Cells were lysed, and mitochondrial and cytosolic fractions were obtained using a mitochondrial/cytosol fractionation kit (Medical & Biological Laboratories, Naka-ku Nagoya, Japan). Samples containing 40 μg of protein per lane were separated on precast 3–8% NuPAGE™ tris-acetate (for the detection of Apollon) or 12% NuPAGE bis-tris (for the detection of AIF, Bad, Bax, cIAP1, cIAP2, cytochrome c, p53, Smac/DIABLO, survivin and XIAP) gels (Invitrogen), and were transferred onto Hybond ECL nitrocellulose membranes (GE Healthcare Europe GmbH, Cologno Monzese, Italy) using the NuPAGE transfer buffer (Invitrogen). Nitrocellulose membranes were blocked in PBS-Tween 20 with 5% skim milk, first incubated with the primary antibodies (Abcam Inc., Cambridge, MA, USA) and then with the secondary peroxidase-linked whole antibodies (GE Healthcare Europe). Bound antibodies were detected using the SuperSignal® West PICO chemiluminescent substrate (Pierce Biotechnology Inc., Rockford, IL, USA). β-Actin and COX IV monoclonal antibodies (Abcam) were used to confirm equal protein loading on the gel, and also to show the relative purity of the cytosolic or mitochondrial fractions. Filters were autoradiographed, and autoradiographs were scanned and quantified by densitometric analysis.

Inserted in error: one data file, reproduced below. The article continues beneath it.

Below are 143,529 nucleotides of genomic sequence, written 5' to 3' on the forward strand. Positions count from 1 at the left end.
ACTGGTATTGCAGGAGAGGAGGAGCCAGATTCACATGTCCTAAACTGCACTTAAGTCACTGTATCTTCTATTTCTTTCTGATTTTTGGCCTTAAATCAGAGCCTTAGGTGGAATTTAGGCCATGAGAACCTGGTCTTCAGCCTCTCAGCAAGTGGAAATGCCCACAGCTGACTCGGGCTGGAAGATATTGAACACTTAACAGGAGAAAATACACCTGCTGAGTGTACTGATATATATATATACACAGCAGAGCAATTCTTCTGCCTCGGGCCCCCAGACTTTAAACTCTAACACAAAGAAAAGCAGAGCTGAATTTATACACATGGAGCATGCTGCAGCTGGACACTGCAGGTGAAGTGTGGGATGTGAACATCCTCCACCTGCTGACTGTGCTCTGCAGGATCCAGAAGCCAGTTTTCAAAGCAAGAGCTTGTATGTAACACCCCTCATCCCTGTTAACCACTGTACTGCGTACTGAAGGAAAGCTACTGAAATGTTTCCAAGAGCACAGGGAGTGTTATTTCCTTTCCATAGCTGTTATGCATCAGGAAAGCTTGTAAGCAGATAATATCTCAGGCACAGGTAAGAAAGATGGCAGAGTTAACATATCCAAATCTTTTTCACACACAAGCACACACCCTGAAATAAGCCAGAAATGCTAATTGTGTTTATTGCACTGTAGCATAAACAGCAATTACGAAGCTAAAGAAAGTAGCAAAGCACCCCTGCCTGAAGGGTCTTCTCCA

Cell growth inhibition assay and apoptosis analysis

At different intervals after transfection with siRNAs, adherent cells were trypsinised and counted in a particle counter (Coulter Counter, Coulter Electronics, Luton, UK). The cell viability was determined by the Trypan blue dye exclusion test. Each experimental sample was run in triplicate.